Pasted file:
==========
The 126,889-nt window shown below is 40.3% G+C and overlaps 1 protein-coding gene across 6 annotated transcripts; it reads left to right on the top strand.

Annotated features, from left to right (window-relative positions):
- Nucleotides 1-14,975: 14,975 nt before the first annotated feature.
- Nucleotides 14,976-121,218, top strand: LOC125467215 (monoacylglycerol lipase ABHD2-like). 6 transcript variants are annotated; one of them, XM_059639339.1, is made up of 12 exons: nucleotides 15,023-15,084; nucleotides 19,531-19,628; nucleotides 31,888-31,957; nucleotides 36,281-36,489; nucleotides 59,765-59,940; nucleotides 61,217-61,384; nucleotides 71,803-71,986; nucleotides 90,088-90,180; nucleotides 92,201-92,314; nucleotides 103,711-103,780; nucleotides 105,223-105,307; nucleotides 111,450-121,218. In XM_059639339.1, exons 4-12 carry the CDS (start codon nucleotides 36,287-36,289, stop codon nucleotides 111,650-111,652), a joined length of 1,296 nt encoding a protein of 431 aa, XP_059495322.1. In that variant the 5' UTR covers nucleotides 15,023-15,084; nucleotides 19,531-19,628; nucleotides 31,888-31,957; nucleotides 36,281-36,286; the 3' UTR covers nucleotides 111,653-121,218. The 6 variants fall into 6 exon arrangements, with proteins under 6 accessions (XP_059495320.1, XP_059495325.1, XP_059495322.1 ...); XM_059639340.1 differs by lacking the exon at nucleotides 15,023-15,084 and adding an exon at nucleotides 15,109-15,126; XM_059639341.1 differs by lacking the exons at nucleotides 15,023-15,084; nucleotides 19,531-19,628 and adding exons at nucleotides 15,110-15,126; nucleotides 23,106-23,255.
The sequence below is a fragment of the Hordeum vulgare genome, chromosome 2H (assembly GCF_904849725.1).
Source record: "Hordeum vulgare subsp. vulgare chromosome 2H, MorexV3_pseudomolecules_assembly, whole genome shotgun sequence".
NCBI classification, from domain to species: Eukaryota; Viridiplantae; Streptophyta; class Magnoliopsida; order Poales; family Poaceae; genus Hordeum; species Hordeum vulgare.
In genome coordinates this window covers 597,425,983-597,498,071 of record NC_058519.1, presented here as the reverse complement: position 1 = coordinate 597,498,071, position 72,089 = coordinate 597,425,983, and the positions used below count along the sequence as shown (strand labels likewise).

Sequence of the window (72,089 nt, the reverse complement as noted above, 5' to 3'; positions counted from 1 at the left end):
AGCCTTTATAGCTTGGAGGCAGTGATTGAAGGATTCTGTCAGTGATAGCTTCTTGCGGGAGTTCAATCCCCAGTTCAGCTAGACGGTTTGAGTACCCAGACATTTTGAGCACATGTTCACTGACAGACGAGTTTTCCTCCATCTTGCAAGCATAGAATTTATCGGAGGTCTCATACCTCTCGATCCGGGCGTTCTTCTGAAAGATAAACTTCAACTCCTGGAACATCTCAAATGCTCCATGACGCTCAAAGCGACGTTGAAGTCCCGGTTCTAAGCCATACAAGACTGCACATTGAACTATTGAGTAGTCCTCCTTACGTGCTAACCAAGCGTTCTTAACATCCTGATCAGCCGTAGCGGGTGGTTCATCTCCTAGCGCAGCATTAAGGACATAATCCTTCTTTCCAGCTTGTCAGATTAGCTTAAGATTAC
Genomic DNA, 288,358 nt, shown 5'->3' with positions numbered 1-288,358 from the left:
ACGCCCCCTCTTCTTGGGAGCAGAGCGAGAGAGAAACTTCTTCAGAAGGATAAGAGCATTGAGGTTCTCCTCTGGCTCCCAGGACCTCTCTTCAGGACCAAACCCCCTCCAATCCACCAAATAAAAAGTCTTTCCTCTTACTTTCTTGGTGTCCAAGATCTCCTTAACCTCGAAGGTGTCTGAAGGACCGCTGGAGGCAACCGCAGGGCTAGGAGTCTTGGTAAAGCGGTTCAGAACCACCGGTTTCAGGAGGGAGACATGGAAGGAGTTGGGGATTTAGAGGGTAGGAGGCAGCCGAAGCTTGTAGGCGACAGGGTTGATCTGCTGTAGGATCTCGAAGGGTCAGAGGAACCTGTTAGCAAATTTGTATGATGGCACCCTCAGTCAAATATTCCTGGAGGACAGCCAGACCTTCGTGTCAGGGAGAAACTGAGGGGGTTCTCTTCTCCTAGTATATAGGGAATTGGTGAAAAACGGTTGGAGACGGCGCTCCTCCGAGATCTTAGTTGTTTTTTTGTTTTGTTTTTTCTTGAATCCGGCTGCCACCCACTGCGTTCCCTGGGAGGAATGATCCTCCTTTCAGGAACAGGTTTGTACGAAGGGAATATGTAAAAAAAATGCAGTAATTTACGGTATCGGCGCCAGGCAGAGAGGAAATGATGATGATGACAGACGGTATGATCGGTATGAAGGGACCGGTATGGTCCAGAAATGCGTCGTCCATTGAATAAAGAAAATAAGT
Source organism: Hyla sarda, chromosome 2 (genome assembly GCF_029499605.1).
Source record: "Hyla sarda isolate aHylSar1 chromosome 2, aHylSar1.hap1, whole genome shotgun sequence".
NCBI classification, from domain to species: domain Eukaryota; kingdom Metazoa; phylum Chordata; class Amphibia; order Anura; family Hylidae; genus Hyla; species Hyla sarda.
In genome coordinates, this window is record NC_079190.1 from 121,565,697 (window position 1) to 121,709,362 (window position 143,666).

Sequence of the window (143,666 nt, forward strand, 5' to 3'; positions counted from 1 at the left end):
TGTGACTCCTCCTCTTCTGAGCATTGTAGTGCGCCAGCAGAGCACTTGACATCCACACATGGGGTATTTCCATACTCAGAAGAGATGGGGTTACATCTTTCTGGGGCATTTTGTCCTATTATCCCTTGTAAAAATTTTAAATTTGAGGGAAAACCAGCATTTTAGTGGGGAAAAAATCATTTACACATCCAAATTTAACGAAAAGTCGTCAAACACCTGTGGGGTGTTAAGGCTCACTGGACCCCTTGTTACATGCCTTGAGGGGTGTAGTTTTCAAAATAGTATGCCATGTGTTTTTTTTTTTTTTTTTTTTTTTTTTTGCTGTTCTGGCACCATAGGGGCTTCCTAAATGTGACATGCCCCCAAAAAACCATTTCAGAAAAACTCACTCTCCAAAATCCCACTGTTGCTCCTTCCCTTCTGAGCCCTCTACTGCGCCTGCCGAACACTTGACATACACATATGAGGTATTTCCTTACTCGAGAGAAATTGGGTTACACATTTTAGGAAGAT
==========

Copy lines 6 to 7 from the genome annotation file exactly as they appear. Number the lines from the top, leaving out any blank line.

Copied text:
Source record: "Hordeum vulgare subsp. vulgare chromosome 2H, MorexV3_pseudomolecules_assembly, whole genome shotgun sequence".
NCBI classification, from domain to species: Eukaryota; Viridiplantae; Streptophyta; class Magnoliopsida; order Poales; family Poaceae; genus Hordeum; species Hordeum vulgare.